Given that the tea party—a diffuse network of local groups with no central leadership—focuses not on race but on limited government, the NAACP's obsession with the movement might seem odd. And given the real challenges facing black Americans today, the fact that the nation's largest civil rights group is devoting time and resources to monitoring Sarah Palin rallies for Confederate flags is also rather sad.And why is the NAACP so focused on the tea party rather than on how liberal policies have made things worth for the people that the organization is supposed to be caring about? Riley is exactly right in his diagnosis of this situation.
The nation's unemployment rate is 9.6%, but it is 16.1% for blacks and an unconscionable 41% for black teens. Politicians continue to promote minimum-wage hikes that harm the job prospects of younger and less-skilled individuals, a disproportionate number of whom are black. Wal-Mart's attempts to open a store that would bring jobs and low-price goods to a depressed neighborhood in Brooklyn, N.Y., have been thwarted repeatedly by labor unions. And the NAACP is issuing studies on the tea party movement?
Black children are funneled into the nation's worst public schools, where they underperform and often don't graduate. Black boys in eighth grade read at about the same level as white girls in fourth grade. The achievement gap persists through high school, where the average black student is graduating with an eighth-grade education—if the student graduates at all.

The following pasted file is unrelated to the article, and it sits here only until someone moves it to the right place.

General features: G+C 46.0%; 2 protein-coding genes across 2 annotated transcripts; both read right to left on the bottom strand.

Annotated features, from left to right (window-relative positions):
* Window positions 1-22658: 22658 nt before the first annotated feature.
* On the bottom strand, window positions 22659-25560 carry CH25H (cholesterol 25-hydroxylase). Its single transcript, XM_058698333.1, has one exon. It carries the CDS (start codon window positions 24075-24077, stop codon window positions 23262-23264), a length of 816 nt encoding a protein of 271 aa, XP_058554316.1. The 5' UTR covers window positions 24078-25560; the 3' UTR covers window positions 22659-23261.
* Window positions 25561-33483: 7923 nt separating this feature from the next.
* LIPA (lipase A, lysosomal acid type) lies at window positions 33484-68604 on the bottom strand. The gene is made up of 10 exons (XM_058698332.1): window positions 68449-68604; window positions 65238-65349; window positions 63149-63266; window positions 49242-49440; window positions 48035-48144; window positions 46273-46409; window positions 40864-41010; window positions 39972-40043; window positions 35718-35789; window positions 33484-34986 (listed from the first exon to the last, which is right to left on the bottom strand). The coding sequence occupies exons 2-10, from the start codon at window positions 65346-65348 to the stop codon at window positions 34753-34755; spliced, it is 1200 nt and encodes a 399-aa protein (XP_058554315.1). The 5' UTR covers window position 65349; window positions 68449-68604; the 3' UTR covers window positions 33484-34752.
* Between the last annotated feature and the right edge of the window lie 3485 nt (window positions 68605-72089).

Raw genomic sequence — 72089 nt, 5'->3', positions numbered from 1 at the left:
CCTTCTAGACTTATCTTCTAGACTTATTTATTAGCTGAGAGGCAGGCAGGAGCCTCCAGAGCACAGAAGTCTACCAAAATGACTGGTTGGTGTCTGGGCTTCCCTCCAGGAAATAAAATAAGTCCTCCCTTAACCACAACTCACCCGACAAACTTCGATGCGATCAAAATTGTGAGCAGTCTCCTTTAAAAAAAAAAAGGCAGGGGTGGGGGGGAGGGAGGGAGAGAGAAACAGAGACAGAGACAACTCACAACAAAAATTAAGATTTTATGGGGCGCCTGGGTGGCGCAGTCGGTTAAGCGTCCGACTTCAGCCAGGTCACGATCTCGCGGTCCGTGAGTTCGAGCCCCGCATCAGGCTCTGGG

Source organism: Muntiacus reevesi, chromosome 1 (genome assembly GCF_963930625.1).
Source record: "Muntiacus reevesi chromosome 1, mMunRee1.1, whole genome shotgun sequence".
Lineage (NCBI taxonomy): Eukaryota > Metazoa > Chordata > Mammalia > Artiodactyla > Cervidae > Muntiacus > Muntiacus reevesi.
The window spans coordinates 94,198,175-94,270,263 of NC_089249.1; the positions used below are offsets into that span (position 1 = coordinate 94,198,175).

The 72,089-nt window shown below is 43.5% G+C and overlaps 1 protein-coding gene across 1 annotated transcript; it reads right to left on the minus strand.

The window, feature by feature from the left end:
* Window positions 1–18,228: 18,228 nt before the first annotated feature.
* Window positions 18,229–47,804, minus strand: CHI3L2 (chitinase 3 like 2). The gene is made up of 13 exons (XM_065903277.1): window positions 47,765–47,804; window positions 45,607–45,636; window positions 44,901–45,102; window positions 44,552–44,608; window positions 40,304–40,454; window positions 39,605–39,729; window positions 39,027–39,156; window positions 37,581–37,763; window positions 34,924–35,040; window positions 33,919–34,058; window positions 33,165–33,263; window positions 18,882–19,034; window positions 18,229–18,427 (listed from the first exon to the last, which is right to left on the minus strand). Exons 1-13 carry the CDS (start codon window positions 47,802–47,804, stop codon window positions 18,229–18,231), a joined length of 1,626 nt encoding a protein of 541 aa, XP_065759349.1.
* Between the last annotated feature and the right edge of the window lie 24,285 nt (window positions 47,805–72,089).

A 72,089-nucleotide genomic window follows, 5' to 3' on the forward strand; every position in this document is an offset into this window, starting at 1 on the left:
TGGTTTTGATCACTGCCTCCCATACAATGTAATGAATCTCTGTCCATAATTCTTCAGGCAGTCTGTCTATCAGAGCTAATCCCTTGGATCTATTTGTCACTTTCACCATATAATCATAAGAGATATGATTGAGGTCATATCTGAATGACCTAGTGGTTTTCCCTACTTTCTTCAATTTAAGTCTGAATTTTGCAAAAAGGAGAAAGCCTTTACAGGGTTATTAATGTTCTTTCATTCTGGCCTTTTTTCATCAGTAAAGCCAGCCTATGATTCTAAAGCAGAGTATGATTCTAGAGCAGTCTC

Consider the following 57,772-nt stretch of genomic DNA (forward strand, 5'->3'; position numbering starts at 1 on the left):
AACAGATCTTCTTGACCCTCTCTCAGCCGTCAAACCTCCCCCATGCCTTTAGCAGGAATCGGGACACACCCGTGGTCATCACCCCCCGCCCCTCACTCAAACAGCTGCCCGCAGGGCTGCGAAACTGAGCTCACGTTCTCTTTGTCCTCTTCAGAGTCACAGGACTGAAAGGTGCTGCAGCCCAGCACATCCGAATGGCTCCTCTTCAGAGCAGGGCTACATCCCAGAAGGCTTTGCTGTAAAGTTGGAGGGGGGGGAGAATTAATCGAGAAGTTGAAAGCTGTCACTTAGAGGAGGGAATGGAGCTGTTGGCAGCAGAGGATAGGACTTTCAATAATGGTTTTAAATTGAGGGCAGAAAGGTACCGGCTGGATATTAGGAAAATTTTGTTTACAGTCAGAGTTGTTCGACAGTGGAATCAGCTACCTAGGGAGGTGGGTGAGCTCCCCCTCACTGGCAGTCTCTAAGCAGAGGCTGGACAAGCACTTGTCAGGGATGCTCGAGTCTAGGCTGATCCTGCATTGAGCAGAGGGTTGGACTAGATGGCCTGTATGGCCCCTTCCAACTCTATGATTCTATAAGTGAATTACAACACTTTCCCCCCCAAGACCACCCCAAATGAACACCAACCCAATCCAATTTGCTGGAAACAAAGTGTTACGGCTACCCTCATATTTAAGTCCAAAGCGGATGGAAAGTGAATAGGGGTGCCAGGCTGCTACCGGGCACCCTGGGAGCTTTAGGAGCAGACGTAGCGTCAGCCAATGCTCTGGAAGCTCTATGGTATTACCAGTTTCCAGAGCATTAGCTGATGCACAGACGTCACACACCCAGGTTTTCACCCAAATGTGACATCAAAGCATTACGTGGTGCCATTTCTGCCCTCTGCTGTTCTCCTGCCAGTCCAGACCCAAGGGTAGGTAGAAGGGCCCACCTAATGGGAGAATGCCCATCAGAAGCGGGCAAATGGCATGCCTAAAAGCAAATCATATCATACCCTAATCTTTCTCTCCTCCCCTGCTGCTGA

The situation has remained essentially unchanged for three decades. President Obama and Education Secretary Arne Duncan have noted that just 2,000 of the nation's 20,000 high schools produce half of all dropouts, and nearly 50% of black kids attend one of these "dropout factories." But that hasn't stopped the Obama administration from phasing out a Washington, D.C., voucher program for low-income students that improved graduation rates. Still, the NAACP is worried about the tea party?
Prisons are teeming with black men, a problem not unrelated to the dearth of decent educational choices for black families. In the current issue of National Affairs, David Kirp writes that "among 16- to 24-year-old black men not enrolled in school, fewer than half have jobs; about a third are in prison or jail, or on probation or parole." Blacks are 13% of the population but comprise 38% of prison or jail inmates in the U.S., and black-on-black violent crime is the norm. Blacks commit 52% of all murders and make up 49% of all murder victims—90% of them are killed by other blacks. Is this problem perhaps a little more pressing than supposed racial overtones in Michele Bachmann speeches?
Of course, the breakdown of the black family, 40 years in the making, goes a long way toward explaining all of the above. More than 70% of black children are born to single women. Compared with those born to married couples, out-of-wedlock children are more likely to live in poverty, perform poorly in school, commit crimes and abuse drugs. So long as only 35% of black children are living with two parents, it will be difficult to change the culture and values that predominate in the ghetto and produce these tragic outcomes.
It's hard to understand how an organization that says it's devoted to "end[ing] racial disparities" finds the time to rail against tea-party populism until you grasp that the NAACP is, first and foremost, a Democratic Party organ. The NAACP is pretending that the tea party threatens the interests of blacks because the tea party in fact threatens the interests of the Democratic left. The civil rights leadership wants to discredit the movement for political reasons. And unfortunately, this partisan agenda takes priority over the many issues of consequence that confront blacks today.